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Tapping a trend for running abroad

By SUN XIAOCHEN | China Daily | Updated: 2017-10-04 08:25

Organizers of a new Asiawide marathon series are hoping to tap in to China's running boom by tempting runners to races at exotic locations across the continent.

Kicking off its inaugural season with a bang in Beijing last month, the Asian Premier Marathon (APM) series, which is sanctioned by the Asian Athletic Association, is expected to attract more-seasoned Chinese runners to events abroad while also bringing organizers together to exchange ideas on management and promotion.

"The success of the Beijing Marathon has highlighted the huge interest in long-distance running in China, and we are excited to channel that passion to other events in Asia," said Wu Hongtao, head of APM and a senior executive at Infront China, a shareholder and operator of the series.

The series consists of three founding events, the Beijing Marathon, the Beirut Marathon and the Seoul Marathon. After the Beijing race on Sept 17, the series' 2017-18 season will move to Beirut in Lebanon in November, followed by Seoul in March before finishing with the 2018 Beijing race.

The series has established a ranking and awards system for Asia-born runners, with the top three-ranked men and women set to share a total prize purse of $500,000 at the end of the season.

"The platform of the series will help organizers of different races to share operational know-how, marketing resources and media exposures," explained Wu.

"It will help raise the competition standard and each race's international appeal to participants from overseas."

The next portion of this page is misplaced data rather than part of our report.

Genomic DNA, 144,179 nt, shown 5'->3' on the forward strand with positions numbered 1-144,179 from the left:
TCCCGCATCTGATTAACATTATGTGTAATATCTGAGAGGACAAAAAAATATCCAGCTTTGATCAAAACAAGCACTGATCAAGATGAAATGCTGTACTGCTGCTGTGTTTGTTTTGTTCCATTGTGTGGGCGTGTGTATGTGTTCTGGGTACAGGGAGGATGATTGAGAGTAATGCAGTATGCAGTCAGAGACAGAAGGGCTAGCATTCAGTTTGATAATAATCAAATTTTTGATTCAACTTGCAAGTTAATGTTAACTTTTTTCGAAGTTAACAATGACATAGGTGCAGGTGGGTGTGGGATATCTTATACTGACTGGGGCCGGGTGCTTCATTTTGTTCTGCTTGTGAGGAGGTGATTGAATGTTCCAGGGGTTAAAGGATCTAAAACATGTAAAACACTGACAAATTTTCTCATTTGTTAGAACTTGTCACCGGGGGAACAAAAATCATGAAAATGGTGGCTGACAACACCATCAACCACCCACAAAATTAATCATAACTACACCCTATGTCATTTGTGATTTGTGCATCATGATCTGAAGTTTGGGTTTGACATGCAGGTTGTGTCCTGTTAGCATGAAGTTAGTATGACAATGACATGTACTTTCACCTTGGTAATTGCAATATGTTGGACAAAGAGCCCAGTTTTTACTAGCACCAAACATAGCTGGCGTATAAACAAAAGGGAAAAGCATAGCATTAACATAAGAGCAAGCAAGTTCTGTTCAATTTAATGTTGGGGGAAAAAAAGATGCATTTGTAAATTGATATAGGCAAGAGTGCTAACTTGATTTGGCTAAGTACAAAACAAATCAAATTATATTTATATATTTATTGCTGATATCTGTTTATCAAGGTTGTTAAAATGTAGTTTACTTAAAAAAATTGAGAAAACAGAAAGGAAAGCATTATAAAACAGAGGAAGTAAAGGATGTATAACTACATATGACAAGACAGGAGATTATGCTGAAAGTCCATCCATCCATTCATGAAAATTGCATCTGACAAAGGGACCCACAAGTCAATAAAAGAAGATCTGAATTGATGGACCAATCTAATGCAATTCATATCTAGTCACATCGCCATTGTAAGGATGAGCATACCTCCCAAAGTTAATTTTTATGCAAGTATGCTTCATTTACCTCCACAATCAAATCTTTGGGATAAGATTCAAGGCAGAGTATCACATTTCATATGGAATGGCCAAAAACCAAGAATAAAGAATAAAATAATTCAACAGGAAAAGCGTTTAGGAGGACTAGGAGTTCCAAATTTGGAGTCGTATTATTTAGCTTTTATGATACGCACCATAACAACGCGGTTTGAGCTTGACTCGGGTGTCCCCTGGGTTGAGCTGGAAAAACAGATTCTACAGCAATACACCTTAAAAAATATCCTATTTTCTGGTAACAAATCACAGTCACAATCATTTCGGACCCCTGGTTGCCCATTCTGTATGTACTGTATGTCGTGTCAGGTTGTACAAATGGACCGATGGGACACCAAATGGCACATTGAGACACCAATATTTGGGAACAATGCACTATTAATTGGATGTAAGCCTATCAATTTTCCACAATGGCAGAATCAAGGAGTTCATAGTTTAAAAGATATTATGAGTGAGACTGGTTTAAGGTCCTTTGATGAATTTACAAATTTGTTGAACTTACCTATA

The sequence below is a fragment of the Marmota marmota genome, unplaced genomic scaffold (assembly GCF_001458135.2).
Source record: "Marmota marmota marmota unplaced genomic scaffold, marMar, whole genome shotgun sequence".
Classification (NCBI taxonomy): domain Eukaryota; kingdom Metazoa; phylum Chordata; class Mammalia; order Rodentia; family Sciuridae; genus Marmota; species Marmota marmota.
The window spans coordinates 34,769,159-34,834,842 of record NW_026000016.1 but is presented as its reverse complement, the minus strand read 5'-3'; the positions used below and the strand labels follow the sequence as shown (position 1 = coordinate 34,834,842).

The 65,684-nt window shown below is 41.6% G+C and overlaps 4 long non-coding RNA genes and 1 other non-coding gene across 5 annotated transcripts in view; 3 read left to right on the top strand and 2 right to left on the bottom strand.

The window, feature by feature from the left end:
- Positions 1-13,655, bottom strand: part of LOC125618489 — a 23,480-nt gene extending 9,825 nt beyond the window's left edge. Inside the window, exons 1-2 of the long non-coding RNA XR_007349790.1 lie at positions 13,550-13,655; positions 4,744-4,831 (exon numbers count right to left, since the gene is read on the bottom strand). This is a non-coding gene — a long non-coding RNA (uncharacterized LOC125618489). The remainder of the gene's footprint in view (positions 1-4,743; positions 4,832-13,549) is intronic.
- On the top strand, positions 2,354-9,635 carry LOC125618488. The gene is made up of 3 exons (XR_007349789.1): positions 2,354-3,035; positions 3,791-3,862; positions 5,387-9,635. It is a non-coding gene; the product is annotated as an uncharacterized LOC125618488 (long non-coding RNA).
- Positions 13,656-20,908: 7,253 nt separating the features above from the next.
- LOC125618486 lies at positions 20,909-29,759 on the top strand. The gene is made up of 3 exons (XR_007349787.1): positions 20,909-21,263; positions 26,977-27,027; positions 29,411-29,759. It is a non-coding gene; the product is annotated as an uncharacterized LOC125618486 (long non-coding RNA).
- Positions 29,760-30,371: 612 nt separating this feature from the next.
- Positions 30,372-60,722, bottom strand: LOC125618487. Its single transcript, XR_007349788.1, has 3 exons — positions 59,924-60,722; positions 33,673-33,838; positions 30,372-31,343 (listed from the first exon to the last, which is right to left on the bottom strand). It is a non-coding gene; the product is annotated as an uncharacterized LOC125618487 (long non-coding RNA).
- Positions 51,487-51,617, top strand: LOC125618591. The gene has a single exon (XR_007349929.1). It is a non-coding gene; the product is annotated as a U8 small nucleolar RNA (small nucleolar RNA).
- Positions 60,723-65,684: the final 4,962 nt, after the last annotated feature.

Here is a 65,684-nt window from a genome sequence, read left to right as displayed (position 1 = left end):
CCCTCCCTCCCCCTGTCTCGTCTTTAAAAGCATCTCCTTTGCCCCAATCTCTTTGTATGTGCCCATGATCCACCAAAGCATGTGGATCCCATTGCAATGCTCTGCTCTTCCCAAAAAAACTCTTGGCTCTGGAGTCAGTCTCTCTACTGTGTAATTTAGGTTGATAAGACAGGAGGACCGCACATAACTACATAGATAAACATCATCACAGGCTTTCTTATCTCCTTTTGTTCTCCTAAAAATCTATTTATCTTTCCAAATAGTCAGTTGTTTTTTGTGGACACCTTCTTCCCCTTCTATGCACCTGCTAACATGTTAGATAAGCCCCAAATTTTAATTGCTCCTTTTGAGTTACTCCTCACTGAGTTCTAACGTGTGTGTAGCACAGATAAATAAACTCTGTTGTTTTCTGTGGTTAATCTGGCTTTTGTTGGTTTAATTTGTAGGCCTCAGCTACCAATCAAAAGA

Participating in high-profile international marathons such as Boston, Tokyo and Berlin is a growing among experienced runners.

Around 1,300 Chinese were among the 40,000-strong field for last year's Berlin Marathon-almost twice the number that took part in the 2015 event, according to the race's organizing committee.

And the APM hopes its unique courses in exotic, touristy locations can draw China's adventurous running legion to neighboring Asian countries.

"We are the biggest event in the Middle East, yet we believe that we can learn a lot from the Beijing and Seoul marathons," said Ramzi Geagea, partnership administrative manager for the Beirut Marathon Association.

"We have so many cultural elements, so many tourist areas. We are working closely with the marathon organizers here to introduce the race to Chinese runners and put Lebanon on the Asian sports map."

Geagea revealed the Beirut Marathon has joined hands with Chinese promoting agency zuicool to provide package tours which include race registration, flight tickets and accommodation, while the Lebanese embassy in Beijing will help facilitate applicants' visa application process.

Meanwhile, Lee Sunghwan, a representative from the Seoul Marathon organizing committee, said about 3,000 Chinese participated in this year's race in the South Korean capital, with more expected next year.

"Hopefully, the new partnership will bring more elite runners, sponsors and broadcasters.," he said.

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